And here I bet some of you thought the 2013 elections were over, didn’t you? Well, they were for the most part, but given the variations in election laws and special circumstances from state to state, there’s always some action brewing someplace. In this case, the congressional seat in Louisiana’s 5th district was open due to Republican Rodney Alexander’s resignation earlier this year to take a job with the Jindal administration. That required a special election, which began earlier this fall. Because of Louisiana’s somewhat unique election structure and the fact that nobody got more than 50% of the vote, they had a runoff between two Republicans, and now we have a winner.

Vance McAllister, a political newcomer with the backing of the popular “Duck Dynasty” TV family, was elected Saturday as Louisiana’s newest member of Congress. McAllister, who largely self-funded his campaign, beat establishment candidate Neil Riser, a state senator, in a special runoff election for the vacant 5th District seat.

McAllister, a businessman with multiple companies, ran as a political outsider, capitalizing on frustration with politicians and Congress. As a point of pride during the campaign, he said he’d never been to Washington.

Riser, a funeral home owner in the Senate since 2008, campaigned on his experience in the Legislature and with the support of tea party groups.

The real wrinkle in this story is not that a Republican won the seat (again). It’s a large, heavily rural, conservative district. The two candidates agreed on nearly all the issues, specifically support for gun owners’ rights, lower taxes, opposition to abortion, and the rest of the platform planks you’d expect to see. But it seems that McAllister “swerved left” in one area, voicing support for having Louisiana jump on board with expansion of Medicaid under Obamacare. Riser hammered him over this during the campaign.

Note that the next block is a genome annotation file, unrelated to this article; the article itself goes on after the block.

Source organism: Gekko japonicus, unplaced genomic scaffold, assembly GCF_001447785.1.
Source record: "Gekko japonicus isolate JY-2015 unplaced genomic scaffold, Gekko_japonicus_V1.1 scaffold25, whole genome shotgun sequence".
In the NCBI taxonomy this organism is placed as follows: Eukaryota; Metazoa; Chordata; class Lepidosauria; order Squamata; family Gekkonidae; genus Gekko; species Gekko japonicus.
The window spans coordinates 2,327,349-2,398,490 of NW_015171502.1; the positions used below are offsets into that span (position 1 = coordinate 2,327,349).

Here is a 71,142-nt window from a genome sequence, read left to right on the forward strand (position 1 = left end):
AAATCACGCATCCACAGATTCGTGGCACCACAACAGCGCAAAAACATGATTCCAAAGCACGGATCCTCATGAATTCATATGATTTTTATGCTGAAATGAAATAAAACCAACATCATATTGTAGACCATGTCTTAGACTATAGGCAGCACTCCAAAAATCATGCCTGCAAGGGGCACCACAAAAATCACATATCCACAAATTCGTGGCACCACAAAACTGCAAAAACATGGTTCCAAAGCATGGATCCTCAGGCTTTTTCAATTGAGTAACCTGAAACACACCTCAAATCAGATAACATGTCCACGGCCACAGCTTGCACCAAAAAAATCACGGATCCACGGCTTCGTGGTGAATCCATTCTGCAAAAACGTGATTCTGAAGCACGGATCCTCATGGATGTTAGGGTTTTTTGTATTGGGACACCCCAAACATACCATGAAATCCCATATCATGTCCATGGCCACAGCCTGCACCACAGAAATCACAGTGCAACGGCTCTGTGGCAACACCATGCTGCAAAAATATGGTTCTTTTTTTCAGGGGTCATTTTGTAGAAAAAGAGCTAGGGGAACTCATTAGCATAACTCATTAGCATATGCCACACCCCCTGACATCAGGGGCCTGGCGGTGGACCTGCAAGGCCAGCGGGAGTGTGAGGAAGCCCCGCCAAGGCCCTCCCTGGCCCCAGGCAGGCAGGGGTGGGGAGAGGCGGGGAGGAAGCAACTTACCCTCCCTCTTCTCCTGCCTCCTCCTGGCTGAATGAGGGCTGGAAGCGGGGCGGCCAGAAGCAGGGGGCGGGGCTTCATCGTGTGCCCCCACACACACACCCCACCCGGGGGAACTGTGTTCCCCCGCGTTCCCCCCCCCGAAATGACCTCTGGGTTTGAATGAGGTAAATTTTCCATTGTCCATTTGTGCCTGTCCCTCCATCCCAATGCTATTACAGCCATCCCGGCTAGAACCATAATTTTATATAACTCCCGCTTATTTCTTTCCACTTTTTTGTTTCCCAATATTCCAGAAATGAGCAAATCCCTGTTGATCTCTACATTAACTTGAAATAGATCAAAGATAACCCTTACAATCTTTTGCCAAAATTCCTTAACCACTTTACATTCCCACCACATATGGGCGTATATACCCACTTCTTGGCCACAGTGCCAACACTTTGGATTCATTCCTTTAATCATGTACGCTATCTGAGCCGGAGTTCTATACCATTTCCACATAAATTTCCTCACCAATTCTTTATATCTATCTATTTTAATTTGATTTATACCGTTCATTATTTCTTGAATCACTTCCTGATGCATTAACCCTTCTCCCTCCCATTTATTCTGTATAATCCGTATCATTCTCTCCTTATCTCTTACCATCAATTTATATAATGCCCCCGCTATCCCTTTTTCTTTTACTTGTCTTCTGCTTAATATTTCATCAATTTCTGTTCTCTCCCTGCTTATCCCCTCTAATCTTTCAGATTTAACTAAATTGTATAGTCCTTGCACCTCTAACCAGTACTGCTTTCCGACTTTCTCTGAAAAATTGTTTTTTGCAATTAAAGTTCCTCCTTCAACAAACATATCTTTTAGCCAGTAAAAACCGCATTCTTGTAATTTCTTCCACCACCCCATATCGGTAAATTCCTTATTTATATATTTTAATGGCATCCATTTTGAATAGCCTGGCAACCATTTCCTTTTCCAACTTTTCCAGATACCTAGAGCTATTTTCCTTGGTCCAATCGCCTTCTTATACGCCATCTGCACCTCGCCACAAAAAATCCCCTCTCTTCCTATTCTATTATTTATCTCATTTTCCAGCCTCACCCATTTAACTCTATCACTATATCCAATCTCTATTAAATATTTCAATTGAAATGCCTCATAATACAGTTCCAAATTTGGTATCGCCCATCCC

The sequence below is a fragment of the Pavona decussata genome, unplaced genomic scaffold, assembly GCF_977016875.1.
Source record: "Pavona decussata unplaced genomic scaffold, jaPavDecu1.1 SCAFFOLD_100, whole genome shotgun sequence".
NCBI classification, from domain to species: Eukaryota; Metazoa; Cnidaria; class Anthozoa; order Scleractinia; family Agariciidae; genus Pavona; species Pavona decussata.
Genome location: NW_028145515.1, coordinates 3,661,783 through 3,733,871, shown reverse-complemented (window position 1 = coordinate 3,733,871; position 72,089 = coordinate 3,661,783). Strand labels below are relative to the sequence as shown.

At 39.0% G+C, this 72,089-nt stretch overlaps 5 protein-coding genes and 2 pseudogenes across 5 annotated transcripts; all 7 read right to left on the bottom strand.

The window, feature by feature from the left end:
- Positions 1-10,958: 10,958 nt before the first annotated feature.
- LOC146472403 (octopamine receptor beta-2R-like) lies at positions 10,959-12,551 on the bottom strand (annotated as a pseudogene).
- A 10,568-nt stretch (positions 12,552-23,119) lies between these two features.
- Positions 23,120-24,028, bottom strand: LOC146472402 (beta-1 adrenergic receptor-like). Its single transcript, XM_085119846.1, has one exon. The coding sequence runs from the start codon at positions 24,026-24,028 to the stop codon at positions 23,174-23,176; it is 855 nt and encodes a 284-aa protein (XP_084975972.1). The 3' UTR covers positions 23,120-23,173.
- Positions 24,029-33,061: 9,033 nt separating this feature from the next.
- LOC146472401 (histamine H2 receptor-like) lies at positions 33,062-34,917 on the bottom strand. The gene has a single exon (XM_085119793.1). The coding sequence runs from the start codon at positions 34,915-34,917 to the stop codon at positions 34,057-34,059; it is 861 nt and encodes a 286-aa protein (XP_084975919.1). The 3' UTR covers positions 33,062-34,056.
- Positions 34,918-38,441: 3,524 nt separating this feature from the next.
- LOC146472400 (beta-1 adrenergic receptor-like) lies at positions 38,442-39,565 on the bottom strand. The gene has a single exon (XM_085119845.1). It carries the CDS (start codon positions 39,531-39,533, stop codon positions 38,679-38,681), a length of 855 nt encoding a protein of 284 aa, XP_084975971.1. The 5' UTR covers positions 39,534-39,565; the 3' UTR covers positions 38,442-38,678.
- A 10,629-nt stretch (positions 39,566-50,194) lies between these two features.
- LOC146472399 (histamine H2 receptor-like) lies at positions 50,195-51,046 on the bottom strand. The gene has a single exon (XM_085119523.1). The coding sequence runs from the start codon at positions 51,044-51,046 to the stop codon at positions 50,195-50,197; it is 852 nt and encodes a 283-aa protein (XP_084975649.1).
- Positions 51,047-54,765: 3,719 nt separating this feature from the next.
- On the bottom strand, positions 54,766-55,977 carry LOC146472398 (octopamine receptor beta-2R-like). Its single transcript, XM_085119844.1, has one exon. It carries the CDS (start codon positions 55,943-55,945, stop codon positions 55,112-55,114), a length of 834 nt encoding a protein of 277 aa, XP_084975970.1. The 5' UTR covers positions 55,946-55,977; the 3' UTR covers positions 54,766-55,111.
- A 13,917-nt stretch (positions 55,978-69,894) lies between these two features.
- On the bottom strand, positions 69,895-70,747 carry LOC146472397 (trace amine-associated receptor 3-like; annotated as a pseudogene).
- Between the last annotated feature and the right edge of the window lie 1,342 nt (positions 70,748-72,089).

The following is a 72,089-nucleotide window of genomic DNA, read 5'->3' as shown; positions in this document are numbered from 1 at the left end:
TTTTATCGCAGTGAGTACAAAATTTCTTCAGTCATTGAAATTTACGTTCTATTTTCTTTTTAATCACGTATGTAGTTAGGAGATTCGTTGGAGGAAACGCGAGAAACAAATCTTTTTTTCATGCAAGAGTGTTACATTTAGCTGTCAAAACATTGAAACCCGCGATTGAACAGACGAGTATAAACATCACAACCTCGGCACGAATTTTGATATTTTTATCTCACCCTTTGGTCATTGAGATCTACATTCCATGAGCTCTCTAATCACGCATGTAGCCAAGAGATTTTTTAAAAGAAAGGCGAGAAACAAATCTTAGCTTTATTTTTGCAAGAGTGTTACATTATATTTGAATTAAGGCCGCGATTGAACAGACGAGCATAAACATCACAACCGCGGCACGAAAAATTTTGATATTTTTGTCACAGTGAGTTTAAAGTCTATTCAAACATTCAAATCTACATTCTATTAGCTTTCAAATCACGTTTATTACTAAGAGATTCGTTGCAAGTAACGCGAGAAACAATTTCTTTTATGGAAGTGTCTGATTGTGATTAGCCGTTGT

But since McAllister won by a convincing margin, the Left was quick like a bunny to show that America hates the Tea Party, even in the very conservative South, and it’s a new day dawning.

McAllister had spent a half-million of his own dollars, received endorsements from the high profile stars of the TV show Duck Dynasty, and while he supported Obamacare repeal, he also said that as long as Obamacare was going to be law, Louisiana should participate in its Medicaid expansion, because it would deliver health insurance to tens of thousands of poor Louisianans…

As NRCC chairman Greg Walden says, Obamacare is a political hurricane and will dominate the 2014 elections. The GOP’s problem is that it doesn’t know which way the wind is blowing.

So, is that what this means? Did Louisiana’s conservative voters abandon the anti-Obamacare candidate and embrace the “settled law of the land” in McAllister’s win? You might not want to be so quick to draw that conclusion. Remember those “odd” election laws in Louisiana I mentioned earlier? Politico has a buried nugget which may shed some light on the question. (Emphasis mine.)

Running in an impoverished part of the state, McAllister competed aggressively for blue-collar voters. During the closing days of the race he aired a TV ad spotlighting an endorsement from Willie Robertson, a star in the popular A&E reality series “Duck Dynasty,” which is about a family-run duck-call business. And late in the race, McAllister gambled big by tacking to the left and expressing support for certain planks of Obamacare – a move designed to win over low-income voters and Democrats, who were allowed to vote in the primary and runoff.

There’s the fly in the ointment we were looking for. The Democrats may be well outnumbered in the 5th district, but there are still quite a few of them. And their candidate didn’t manage to garner enough votes to make it into the runoff. So all of those Democrat voters were able to vote in the runoff even though there were two Republicans competing. Who do you suppose they voted for?

In other words, I wouldn’t read too much into this special election. This is just the way the Louisiana election system is set up, and it frequently produces some odd results.